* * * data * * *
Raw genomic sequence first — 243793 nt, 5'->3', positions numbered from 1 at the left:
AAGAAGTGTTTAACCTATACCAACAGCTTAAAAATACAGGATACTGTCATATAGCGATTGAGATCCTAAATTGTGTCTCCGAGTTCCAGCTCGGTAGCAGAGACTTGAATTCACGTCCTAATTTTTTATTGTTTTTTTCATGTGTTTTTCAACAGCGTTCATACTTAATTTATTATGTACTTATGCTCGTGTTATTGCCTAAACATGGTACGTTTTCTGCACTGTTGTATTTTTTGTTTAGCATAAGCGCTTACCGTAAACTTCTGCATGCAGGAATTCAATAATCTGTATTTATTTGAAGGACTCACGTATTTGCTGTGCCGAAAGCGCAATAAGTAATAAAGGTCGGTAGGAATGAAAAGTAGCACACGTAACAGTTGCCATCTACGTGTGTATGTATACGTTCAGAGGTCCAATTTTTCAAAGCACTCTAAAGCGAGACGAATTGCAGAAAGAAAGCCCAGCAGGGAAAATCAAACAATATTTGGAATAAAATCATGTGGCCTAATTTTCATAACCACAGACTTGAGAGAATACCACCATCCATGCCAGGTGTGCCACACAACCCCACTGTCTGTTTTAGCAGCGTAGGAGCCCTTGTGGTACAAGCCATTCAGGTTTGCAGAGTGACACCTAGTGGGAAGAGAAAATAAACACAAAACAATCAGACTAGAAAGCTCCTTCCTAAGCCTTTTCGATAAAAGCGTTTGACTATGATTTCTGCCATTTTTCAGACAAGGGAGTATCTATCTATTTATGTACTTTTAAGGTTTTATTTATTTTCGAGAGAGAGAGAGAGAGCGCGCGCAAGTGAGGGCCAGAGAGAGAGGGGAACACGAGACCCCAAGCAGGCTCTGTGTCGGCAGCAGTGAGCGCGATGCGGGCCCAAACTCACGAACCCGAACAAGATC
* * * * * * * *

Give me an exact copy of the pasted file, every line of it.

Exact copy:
Raw genomic sequence first — 243793 nt, 5'->3', positions numbered from 1 at the left:
AAGAAGTGTTTAACCTATACCAACAGCTTAAAAATACAGGATACTGTCATATAGCGATTGAGATCCTAAATTGTGTCTCCGAGTTCCAGCTCGGTAGCAGAGACTTGAATTCACGTCCTAATTTTTTATTGTTTTTTTCATGTGTTTTTCAACAGCGTTCATACTTAATTTATTATGTACTTATGCTCGTGTTATTGCCTAAACATGGTACGTTTTCTGCACTGTTGTATTTTTTGTTTAGCATAAGCGCTTACCGTAAACTTCTGCATGCAGGAATTCAATAATCTGTATTTATTTGAAGGACTCACGTATTTGCTGTGCCGAAAGCGCAATAAGTAATAAAGGTCGGTAGGAATGAAAAGTAGCACACGTAACAGTTGCCATCTACGTGTGTATGTATACGTTCAGAGGTCCAATTTTTCAAAGCACTCTAAAGCGAGACGAATTGCAGAAAGAAAGCCCAGCAGGGAAAATCAAACAATATTTGGAATAAAATCATGTGGCCTAATTTTCATAACCACAGACTTGAGAGAATACCACCATCCATGCCAGGTGTGCCACACAACCCCACTGTCTGTTTTAGCAGCGTAGGAGCCCTTGTGGTACAAGCCATTCAGGTTTGCAGAGTGACACCTAGTGGGAAGAGAAAATAAACACAAAACAATCAGACTAGAAAGCTCCTTCCTAAGCCTTTTCGATAAAAGCGTTTGACTATGATTTCTGCCATTTTTCAGACAAGGGAGTATCTATCTATTTATGTACTTTTAAGGTTTTATTTATTTTCGAGAGAGAGAGAGAGAGCGCGCGCAAGTGAGGGCCAGAGAGAGAGGGGAACACGAGACCCCAAGCAGGCTCTGTGTCGGCAGCAGTGAGCGCGATGCGGGCCCAAACTCACGAACCCGAACAAGATC